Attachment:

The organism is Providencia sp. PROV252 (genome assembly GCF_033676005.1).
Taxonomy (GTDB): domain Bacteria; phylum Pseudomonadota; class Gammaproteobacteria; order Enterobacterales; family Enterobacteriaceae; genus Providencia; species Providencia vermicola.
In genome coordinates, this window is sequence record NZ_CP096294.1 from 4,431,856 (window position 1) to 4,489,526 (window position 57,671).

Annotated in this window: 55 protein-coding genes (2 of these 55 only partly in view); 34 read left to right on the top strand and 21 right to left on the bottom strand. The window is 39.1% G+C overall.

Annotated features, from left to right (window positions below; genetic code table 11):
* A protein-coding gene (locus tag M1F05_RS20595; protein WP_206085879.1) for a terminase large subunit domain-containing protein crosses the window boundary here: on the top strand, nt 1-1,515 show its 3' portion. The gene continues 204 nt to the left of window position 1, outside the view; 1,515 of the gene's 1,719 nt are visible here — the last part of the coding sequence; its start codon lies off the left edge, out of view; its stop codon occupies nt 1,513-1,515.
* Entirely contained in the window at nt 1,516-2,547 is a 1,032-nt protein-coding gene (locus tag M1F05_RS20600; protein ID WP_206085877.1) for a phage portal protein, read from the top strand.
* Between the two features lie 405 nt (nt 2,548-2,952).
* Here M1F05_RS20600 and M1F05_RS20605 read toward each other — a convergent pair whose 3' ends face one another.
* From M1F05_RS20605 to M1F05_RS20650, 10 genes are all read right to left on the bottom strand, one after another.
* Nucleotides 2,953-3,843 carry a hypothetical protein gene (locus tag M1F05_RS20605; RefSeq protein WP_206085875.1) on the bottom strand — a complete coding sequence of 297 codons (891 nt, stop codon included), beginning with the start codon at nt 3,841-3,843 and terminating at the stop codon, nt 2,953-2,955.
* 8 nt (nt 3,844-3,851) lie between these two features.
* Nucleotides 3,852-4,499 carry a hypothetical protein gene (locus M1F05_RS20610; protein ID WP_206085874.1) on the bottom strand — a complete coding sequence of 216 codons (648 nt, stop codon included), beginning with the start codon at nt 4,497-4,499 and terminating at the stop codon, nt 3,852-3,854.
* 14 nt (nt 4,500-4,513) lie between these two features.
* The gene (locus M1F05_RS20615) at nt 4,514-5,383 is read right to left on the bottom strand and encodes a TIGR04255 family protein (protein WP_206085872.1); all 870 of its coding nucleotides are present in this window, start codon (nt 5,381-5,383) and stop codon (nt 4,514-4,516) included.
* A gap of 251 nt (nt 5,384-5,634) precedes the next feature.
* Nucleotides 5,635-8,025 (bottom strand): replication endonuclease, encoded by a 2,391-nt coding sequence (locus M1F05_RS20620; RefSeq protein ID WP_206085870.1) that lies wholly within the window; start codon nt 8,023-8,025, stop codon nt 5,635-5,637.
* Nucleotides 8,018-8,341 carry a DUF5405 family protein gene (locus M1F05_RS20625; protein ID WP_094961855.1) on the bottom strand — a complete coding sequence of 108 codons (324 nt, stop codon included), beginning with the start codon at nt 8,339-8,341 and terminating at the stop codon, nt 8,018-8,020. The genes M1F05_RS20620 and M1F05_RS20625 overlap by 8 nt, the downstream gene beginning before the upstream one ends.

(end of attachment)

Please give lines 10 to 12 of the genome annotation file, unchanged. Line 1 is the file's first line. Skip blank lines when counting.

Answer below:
* From M1F05_RS20605 to M1F05_RS20650, 10 genes are all read right to left on the bottom strand, one after another.
* Nucleotides 2,953-3,843 carry a hypothetical protein gene (locus tag M1F05_RS20605; RefSeq protein WP_206085875.1) on the bottom strand — a complete coding sequence of 297 codons (891 nt, stop codon included), beginning with the start codon at nt 3,841-3,843 and terminating at the stop codon, nt 2,953-2,955.
* 8 nt (nt 3,844-3,851) lie between these two features.